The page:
Generate Income With This Telecom King


Do you like companies that pay generous dividends? How about firms with high barriers of entry that enjoy enormous pricing power and operate in a duopolistic industry? If you answered yes to one or all of the above, AT&T could be a perfect fit for your portfolio.

A dividend stalwart
AT&T and competitor, Verizon Wireless , share around 65% of the market share for mobile subscribers in the United States. This dominance allows both firms to enjoy enormous pricing power because, let's face it, people will pay up before they will give up their smartphones and internet connections. This makes these two telecom giants nearly recession-proof as well.

AT&T's 5% dividend yield easily beats out Verizon's yield of a little over 4%. These dividends have been increasing for decades, including through the Great Recession, and are supported by large amounts of free cash flow.

T Free Cash Flow TTM Chart
T Free Cash Flow TTM Chart

T Free Cash Flow TTM data by YCharts

What's up with all that debt?
The telecommunications industry is capital-intensive, especially when in the middle of rolling-out the next generation wireless 4G LTE network, which costs a pretty penny in the short-term, but leads to more customers down the road. The newest 4G technology can be up to ten times as fast as the old 3G wireless technology, which is why AT&T and Verizon are aggressively expanding it nationwide.

AT&T's debt load of around $76 billion, compared to only $4.55 billion in cash, is likely due to heavy investment into the future, and expenditures should inevitably die down. The company's ability to generate billions of free cash flow also give it more maneuverability. Verizon carries almost $50 billion in debt, with $2.41 billion in cash on the books, so AT&T isn't racking up debt all by itself either.

Debt is a necessary evil for companies constantly needing to reinvest in upgrading their networks. While AT&T is rapidly expanding its 4G LTE network, which covers more than 225 million people in 370 markets, it still lags behind Verizon, which covers over 500 markets and engulfs nearly 95% of the U.S. population. Verizon has nearly finished its roll-out, however, and AT&T has plans to eventually match the size and scope of its competitor.

A new threat emerging
Who would have thought that Google would, once again, disrupt the old way of doing things? Google Fiber, one of the Mountainview giant's new pet projects, is an affordable, fast, and free internet service. In the short-term, AT&T and Verizon may not be very concerned, considering it would cost Google an estimated $140 billion to cover the entire nation with its own service. Long-term, however, things could be different.

For instance, after allowing AT&T to provide its in-house, free Wi-Fi since 2009, Starbucks has had a change of heart, deciding to get more cozy with Google. Google will now step in front of AT&T for the opportunity to build out the fast-growing Starbucks network in the future. Over the next 18 months, Google will be upgrading over 7,000 Starbucks locations in the U.S. That's a big loss for AT&T, and could result in a troubling longer-term issue if Google continues to steal customers.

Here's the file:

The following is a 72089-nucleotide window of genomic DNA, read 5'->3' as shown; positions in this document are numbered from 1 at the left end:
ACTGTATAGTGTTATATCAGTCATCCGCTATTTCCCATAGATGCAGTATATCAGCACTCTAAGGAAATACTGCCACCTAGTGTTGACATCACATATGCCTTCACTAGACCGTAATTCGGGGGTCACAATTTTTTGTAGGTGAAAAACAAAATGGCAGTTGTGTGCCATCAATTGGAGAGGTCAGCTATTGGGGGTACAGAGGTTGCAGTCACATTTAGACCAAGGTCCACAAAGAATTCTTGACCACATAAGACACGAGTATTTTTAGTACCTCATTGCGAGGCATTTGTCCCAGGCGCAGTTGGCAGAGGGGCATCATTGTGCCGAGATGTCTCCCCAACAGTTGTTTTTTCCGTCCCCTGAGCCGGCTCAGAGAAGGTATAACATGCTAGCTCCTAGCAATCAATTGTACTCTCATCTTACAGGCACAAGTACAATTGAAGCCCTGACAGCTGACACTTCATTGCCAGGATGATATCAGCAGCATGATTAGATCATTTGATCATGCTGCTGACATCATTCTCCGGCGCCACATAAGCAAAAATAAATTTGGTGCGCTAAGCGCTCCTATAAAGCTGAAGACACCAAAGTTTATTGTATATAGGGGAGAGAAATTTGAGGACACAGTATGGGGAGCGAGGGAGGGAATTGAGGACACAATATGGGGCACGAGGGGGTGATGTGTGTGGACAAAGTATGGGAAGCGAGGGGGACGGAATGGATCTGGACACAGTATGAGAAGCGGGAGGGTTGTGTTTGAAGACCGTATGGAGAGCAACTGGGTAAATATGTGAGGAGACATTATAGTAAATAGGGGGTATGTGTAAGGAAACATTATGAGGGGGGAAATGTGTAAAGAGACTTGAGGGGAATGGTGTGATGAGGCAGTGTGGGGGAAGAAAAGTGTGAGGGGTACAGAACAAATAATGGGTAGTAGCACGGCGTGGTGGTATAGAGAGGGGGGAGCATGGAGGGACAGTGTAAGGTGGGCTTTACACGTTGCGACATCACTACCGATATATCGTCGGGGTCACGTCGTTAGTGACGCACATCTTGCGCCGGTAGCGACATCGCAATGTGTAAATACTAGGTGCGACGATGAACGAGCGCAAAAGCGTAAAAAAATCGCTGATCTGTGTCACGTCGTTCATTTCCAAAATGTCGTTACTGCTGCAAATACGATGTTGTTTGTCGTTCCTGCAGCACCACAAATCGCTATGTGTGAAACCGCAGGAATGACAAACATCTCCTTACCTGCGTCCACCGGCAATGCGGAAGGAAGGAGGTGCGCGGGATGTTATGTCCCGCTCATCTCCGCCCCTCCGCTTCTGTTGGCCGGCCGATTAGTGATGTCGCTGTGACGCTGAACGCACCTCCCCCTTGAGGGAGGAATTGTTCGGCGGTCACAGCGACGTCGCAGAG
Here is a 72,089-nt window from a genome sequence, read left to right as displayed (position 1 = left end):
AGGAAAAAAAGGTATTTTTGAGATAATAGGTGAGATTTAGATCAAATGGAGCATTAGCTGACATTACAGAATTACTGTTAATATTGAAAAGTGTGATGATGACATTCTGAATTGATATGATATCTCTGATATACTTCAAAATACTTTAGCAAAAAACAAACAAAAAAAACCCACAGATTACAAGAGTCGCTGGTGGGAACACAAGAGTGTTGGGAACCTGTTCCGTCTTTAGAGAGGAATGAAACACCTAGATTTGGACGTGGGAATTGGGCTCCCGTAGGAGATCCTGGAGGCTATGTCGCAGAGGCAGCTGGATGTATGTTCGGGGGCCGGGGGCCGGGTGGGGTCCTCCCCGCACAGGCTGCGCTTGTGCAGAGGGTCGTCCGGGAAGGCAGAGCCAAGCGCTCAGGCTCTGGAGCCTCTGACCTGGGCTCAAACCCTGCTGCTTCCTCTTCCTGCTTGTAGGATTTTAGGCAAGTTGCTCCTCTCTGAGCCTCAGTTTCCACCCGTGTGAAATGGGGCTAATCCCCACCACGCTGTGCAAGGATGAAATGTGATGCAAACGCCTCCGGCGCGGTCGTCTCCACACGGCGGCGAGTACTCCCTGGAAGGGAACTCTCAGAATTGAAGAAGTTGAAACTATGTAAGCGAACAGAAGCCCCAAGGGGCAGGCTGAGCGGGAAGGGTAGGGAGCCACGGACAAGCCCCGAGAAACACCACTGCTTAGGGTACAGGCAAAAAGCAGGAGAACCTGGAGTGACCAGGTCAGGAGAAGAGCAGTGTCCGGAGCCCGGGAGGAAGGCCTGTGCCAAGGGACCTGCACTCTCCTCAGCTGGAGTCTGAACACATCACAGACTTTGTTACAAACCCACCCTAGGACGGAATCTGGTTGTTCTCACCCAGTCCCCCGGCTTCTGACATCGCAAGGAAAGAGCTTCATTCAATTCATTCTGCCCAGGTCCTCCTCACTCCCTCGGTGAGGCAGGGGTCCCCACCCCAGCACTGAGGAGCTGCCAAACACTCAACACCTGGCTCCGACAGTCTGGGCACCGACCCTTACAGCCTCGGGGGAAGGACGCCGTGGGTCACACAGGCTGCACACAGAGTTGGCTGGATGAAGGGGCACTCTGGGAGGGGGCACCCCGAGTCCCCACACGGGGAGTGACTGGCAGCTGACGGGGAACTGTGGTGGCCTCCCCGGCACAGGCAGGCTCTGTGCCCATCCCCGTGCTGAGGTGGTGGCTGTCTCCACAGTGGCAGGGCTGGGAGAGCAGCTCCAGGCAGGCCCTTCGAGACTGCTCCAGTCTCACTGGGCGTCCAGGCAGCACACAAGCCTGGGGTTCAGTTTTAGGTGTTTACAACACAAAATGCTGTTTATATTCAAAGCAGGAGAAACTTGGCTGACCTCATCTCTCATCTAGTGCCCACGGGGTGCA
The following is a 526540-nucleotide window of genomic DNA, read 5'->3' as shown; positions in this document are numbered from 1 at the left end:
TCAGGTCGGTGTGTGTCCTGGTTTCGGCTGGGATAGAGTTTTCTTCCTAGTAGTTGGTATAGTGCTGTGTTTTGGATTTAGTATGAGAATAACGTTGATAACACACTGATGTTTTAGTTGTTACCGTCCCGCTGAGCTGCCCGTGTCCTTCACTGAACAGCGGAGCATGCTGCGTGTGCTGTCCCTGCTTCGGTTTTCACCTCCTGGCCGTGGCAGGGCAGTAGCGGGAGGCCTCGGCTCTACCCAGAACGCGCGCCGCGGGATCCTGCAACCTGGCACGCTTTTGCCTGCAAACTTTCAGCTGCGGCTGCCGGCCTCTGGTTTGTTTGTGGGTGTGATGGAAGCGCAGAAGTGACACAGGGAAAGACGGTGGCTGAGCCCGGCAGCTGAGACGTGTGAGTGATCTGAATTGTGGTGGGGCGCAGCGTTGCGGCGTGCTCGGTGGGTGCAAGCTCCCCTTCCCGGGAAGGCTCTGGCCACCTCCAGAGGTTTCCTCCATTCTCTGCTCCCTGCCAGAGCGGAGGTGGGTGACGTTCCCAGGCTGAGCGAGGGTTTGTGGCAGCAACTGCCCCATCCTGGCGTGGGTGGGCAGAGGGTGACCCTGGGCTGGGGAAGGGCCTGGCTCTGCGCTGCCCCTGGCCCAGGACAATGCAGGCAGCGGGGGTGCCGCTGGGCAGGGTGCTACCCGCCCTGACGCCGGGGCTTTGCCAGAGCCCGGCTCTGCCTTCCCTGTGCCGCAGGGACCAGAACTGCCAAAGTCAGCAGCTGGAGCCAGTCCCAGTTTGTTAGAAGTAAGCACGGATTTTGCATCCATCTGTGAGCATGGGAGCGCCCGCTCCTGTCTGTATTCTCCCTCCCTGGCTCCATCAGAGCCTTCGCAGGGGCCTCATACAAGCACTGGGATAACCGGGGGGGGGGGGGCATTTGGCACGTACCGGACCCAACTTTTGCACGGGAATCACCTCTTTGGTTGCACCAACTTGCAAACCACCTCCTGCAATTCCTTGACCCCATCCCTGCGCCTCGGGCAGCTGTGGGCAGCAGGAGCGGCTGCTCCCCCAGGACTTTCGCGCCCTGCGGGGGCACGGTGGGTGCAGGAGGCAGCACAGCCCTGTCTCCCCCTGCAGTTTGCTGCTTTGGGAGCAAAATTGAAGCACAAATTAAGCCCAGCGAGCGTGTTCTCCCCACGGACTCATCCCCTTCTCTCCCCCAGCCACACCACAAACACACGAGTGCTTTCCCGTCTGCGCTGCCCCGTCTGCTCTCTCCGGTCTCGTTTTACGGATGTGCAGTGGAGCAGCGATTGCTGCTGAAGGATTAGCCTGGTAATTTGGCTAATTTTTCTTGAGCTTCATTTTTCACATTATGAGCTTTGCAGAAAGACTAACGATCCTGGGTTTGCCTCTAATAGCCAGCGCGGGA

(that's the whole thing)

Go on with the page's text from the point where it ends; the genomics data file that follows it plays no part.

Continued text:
Google Fiber is offered in approximately a dozen cities nationwide, but it would be very costly for it to become a real threat to established telecommunications companies any time soon. It's unrealistic to assume that Google will drop hundreds of billions of dollars in an attempt to take out AT&T and Verizon, especially when the search-giant makes almost all of its revenue from advertising.

International expansion
U.S. telecommunications companies are largely domestic players, but could benefit in the future from international growth. It's been rumored that AT&T wants to expand into Europe. Verizon rumors center around a 50/50 chance that it will enter into the Canadian market, according to Bloomberg. However, Verizon's entry into Canada would also be costly. Moody's estimated a cost of $3 billion just for the company to get up and running north of the border. The question is whether or not the new markets and growth are worth the price and effort.

AT&T is doing the opposite of Verizon and looking south of the border. The company owns a stake in America Movil S.A.B. de C.V., which gives it exposure to 18 lucrative and growing markets in the Americas, including Mexico. AT&T holds approximately 9% of the company, so this asset not only lets it benefit from emerging South American economies, but also allows it to sell shares if the stake gets too large. AT&T recently re-balanced its stake, making a cool $564 million in the process .

Expanding into Europe would give AT&T an escape route from saturated U.S. markets, but in the meantime, it will have to rely on its exposure to Mexico and South American growth markets.

The bottom line
AT&T is a steady stalwart that provides an increasing, high-yielding dividend, perfect for generating income. Growth may be slow, but when its 4G LTE network is complete, costs should go down and earnings should increase along with free cash flow. AT&T will continue to profit from the wireless revolution and is attractively valued. Besides offering a higher dividend than Verizon, AT&T is also cheaper in relation to earnings, trading at only 12.5 times forward earnings. Verizon carries a forward P/E of over 14.

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Joseph Harry owns shares of AT&T. The Motley Fool has no position in any of the stocks mentioned. Try any of our Foolish newsletter services free for 30 days. We Fools may not all hold the same opinions, but we all believe that considering a diverse range of insights makes us better investors. The Motley Fool has a disclosure policy.

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